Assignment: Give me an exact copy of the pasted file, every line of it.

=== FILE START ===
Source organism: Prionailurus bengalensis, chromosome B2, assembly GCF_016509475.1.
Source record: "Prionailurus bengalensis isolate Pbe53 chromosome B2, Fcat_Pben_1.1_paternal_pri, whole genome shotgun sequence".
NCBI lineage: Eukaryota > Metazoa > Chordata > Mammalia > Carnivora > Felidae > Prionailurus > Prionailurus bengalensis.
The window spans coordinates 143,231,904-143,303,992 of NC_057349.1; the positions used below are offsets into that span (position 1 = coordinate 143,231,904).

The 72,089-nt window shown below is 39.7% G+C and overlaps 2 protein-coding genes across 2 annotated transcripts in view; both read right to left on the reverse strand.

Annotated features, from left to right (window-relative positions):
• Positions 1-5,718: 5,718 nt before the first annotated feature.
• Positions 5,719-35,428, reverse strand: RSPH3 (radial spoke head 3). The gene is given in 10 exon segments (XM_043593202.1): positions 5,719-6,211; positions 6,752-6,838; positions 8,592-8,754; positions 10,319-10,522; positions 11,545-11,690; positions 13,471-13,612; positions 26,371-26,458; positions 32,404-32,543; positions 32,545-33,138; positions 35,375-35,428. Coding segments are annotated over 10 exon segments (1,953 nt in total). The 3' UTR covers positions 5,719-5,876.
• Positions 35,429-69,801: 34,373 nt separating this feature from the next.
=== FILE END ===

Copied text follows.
Source organism: Prionailurus bengalensis, chromosome B2, assembly GCF_016509475.1.
Source record: "Prionailurus bengalensis isolate Pbe53 chromosome B2, Fcat_Pben_1.1_paternal_pri, whole genome shotgun sequence".
NCBI lineage: Eukaryota > Metazoa > Chordata > Mammalia > Carnivora > Felidae > Prionailurus > Prionailurus bengalensis.
The window spans coordinates 143,231,904-143,303,992 of NC_057349.1; the positions used below are offsets into that span (position 1 = coordinate 143,231,904).

The 72,089-nt window shown below is 39.7% G+C and overlaps 2 protein-coding genes across 2 annotated transcripts in view; both read right to left on the reverse strand.

Annotated features, from left to right (window-relative positions):
• Positions 1-5,718: 5,718 nt before the first annotated feature.
• Positions 5,719-35,428, reverse strand: RSPH3 (radial spoke head 3). The gene is given in 10 exon segments (XM_043593202.1): positions 5,719-6,211; positions 6,752-6,838; positions 8,592-8,754; positions 10,319-10,522; positions 11,545-11,690; positions 13,471-13,612; positions 26,371-26,458; positions 32,404-32,543; positions 32,545-33,138; positions 35,375-35,428. Coding segments are annotated over 10 exon segments (1,953 nt in total). The 3' UTR covers positions 5,719-5,876.
• Positions 35,429-69,801: 34,373 nt separating this feature from the next.